As ecohydrology aims for a better understanding of the relationship between ecological systems and the hydrological cycle, ecohydrological research is inherently interdisciplinary work. Therefore, I see great opportunity for terrestrial ecohydrology in the framework of Critical Zone Science. To me, this approach seems to be an outstanding way to include the knowledge and methods of various Earth system sciences as a way of improving our expertise of how water is stored and routed in the subsurface and released either back into the atmosphere via evapotranspiration or recharging streams and groundwater. Therefore, ecohydrology means collaborating, communicating and coordinating across our individual scientific comfort zones as a way of gaining new insights.
What are your undergraduate and graduate degrees in?
I obtained by Bachelor’s degree in Geoecology at the University of Bayreuth, Germany followed by a year abroad at the University of Iceland, Reykjavik as an Erasmus student (European exchange program) to take classes in the environmental science program. I earned a Master’s degree in BioGeosciences from the University Koblenz-Landau, Germany and then I completed a PhD in Hydrology at the University of Freiburg, Germany.
How did you arrive at working in/thinking about ecohydrology?
During my undergraduate studies, I spent my summers working in an engineering office for fluvial ecosystem restoration where I explored firsthand the ways in which geomorphological and ecological features of a river interact. I subsequently learned about countless examples of ecological and hydrological feedbacks during my interdisciplinary undergraduate studies. My Master’s thesis project, which examined diversity effects on tree water use at an experimental plantation in the tropics, ignited my interest for terrestrial ecohydrology. Ever since, I have been motivated to obtain a better understanding of soil – plant interactions in the water cycle. I was lucky to learn about stable isotopes of water during my PhD studies, which is a great tool for exploring how water moves in the subsurface and trees.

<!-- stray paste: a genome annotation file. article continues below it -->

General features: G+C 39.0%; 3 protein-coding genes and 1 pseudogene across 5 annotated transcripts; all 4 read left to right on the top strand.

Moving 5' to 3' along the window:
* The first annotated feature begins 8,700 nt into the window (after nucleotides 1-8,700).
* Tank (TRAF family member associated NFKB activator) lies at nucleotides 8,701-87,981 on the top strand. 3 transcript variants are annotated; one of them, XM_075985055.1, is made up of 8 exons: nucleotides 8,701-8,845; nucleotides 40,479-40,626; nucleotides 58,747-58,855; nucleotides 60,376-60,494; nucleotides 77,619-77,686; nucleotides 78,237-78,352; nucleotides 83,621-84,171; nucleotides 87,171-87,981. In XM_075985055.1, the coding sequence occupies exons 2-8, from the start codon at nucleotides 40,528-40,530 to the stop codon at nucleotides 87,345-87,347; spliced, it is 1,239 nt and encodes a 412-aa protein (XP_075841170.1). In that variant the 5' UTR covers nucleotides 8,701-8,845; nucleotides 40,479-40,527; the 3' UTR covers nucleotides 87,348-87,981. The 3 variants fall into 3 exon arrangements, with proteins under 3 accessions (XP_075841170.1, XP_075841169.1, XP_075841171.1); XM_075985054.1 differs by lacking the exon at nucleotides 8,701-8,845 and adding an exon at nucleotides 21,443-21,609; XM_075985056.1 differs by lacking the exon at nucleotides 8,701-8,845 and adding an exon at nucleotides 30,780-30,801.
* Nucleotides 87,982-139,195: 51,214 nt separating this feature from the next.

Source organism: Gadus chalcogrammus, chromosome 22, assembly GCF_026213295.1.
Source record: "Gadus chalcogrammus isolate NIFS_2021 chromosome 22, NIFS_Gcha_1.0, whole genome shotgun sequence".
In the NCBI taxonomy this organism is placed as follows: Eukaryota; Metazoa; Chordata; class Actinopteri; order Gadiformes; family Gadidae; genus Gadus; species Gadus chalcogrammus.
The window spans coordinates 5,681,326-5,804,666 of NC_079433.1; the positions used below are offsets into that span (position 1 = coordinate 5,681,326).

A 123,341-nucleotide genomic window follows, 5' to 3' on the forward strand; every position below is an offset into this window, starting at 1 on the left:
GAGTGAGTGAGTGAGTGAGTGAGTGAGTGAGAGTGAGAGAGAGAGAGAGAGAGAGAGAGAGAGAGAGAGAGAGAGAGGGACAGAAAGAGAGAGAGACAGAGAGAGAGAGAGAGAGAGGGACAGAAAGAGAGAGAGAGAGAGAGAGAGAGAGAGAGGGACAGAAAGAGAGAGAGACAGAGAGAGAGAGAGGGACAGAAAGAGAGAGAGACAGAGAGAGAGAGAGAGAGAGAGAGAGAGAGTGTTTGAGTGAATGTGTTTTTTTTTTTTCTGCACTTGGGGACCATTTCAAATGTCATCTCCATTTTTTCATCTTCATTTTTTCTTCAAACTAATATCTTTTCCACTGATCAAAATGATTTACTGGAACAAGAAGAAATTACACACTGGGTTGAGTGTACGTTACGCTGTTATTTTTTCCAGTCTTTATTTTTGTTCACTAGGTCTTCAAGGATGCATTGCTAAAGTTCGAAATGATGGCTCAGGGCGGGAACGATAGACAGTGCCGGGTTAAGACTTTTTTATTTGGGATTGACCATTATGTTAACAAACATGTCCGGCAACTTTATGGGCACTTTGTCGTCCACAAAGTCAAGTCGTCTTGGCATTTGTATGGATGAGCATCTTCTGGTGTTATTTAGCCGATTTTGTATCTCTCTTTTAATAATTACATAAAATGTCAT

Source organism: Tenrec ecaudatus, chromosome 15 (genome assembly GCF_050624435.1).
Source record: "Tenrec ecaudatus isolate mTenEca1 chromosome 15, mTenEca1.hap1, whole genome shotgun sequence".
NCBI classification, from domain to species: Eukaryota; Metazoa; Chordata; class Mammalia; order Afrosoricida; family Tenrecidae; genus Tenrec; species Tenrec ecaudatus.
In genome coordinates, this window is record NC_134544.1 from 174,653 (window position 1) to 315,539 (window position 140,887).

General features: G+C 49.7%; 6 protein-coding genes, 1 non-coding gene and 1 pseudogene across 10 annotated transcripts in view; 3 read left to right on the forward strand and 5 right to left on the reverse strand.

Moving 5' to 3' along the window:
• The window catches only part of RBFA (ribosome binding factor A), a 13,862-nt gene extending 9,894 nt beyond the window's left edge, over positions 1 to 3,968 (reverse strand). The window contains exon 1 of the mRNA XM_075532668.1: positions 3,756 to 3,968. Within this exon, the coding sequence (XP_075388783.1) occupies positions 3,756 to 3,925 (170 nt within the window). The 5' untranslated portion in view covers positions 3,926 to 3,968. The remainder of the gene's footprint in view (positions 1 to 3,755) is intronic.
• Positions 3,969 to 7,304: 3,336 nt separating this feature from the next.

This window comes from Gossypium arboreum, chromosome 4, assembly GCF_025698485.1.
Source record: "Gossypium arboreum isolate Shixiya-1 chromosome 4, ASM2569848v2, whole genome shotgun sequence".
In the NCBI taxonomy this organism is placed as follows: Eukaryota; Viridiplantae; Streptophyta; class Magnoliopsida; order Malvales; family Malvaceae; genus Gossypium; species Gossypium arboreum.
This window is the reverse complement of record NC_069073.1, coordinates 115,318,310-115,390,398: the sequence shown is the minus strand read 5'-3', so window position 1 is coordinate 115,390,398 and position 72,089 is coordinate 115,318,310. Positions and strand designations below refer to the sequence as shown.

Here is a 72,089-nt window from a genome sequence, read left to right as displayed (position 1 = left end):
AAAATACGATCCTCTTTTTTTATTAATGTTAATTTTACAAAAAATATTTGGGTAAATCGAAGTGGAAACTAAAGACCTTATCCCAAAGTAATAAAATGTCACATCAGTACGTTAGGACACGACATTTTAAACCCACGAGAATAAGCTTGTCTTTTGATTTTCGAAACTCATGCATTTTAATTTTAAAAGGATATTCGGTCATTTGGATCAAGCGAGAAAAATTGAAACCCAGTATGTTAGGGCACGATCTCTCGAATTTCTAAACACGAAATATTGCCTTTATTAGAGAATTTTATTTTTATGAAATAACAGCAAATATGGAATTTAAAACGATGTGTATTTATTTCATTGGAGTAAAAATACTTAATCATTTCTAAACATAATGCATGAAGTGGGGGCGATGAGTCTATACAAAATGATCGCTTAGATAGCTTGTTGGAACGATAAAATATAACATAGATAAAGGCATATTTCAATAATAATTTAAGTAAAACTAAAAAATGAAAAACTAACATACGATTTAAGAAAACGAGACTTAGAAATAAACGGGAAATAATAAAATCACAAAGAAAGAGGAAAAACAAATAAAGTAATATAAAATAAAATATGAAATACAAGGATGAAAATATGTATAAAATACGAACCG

What do you see as an important emerging area of ecohydrology?
From my very biased experience over the last years, I see that much effort is being placed on the development and understanding of isotope techniques. The methodological progress of isotope analysis has enabled larger sample numbers, higher sampling frequencies, and a generally broader application of stable isotopes of water. For example, if you compare recently published isotope studies tackling ecohydrological questions with studies from a decade ago, you will probably recognize distinct sampling designs – simply because such sampling strategies are far more feasible nowadays. However, we still have to know when and where to sample to increase the cost-benefit of our isotope approaches. As with most hydrological research, ecohydrologists also struggle with the scaling issue. Thus, I think that experimental work combining deuterium labeled water with hydrogeophysics or remote sensing to bridge the scales could be an answer to our current limitations.
Do you have a favorite ecohydrology paper? Describe/explain.
One of my favorite papers is “Partitioning of soil water among canopy trees in a seasonally dry tropical forest” by Meinzer et al. (1999) simply because it was the first paper that I read which used stable isotopes to study root water uptake. As a Master’s student, I was jealous of the researchers’ extensive isotope tracer data set taken many years earlier at a nearby site. While I was studying plant water use with much more limited (hydrometric) information about water, I knew it would be valuable to include isotope data – not knowing I would be part of that isotope ecohydrology community just a few years later.
What do you do for fun (apart from ecohydrology)?
I like to play soccer and ultimate frisbee and I enjoy exploring the world with my family – if possible, on hikes and by bike.